"There will be no inflation for six years."
Thus spake Roosevelt's right-hand man, Donald Richberg, a few days ago. Yet neither doubting Thomases, Tories, old guardists, nor even the few quite respectable anti-now dealers have drawn sufficient nectar from this dictum to plunge into the requested attitude of confidence Why not?
Primarily, it is because this group has several other definitions for inflation than printing press inflation. Reducing the gold content of the dollar, unbalanced budgets and relief program projects necessitating millions of dollars worth of government bonds might be called inflationary by these lunatics. They might even see in President Roosevelt's new plaything, five billion dollars, means of making a currency uneasy.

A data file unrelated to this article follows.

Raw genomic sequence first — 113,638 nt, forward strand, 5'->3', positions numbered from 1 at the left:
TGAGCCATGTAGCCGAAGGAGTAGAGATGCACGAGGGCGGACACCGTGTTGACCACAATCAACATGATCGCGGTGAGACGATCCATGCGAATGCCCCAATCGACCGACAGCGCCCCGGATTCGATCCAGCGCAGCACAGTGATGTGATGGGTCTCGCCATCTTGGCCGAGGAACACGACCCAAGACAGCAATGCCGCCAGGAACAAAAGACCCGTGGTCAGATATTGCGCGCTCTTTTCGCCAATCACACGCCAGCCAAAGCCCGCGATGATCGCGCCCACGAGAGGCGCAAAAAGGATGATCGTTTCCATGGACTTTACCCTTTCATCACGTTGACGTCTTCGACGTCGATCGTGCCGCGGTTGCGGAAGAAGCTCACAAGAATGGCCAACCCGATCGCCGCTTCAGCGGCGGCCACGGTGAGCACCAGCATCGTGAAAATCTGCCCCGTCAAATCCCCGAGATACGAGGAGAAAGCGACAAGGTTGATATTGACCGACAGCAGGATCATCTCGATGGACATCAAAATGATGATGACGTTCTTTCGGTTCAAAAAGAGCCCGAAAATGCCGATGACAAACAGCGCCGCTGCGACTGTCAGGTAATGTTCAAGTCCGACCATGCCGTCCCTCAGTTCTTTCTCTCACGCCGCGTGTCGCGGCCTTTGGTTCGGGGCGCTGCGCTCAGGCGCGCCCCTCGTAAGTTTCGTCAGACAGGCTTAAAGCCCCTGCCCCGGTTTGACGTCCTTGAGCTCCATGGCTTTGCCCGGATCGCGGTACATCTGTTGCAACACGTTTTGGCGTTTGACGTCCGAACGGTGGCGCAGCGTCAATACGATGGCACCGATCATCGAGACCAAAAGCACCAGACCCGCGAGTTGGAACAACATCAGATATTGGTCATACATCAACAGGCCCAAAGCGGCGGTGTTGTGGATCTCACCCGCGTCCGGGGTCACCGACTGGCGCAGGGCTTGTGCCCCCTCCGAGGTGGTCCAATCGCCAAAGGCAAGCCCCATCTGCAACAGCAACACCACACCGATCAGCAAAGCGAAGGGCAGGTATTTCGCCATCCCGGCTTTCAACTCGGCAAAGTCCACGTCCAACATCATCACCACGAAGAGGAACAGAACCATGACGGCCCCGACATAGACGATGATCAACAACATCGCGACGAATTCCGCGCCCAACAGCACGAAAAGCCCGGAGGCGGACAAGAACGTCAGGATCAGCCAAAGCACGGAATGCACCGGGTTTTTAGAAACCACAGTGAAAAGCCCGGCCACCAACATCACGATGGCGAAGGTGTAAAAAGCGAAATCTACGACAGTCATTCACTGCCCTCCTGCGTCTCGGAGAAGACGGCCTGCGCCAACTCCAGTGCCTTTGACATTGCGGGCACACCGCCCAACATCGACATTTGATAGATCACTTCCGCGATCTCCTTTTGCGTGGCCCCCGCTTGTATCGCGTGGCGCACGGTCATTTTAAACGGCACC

We Tories see little in Mr. Richerg's speech which will make us expand our moneyed interests in Wall Street. We old guardists see little assurance that our industries will be left free from competing relief projects to expand. We are very, very timid and need our president's voice to reassure us.
How do any of our group know that Mr. Richberg is not to follow Raymond Moley, Lewis Douglas, General Johnson, and Rexford Tugwell into that attractive, but non-political, circle of his-beens? He does seem quite impressed with being assistant-president, so impressed even that he may soon find himself in a satin-lined ash can. Other trial balloons have soared gracefully over the capital before but treacherous currents usually carry them to Utopia, and strange as it may seem, their maker at the time. So we have given up gazing at these colored balls and their tinsel instigators, and wait for the word of our President who is well-intentioned even if circumstances make him sometimes an inaccurate sage.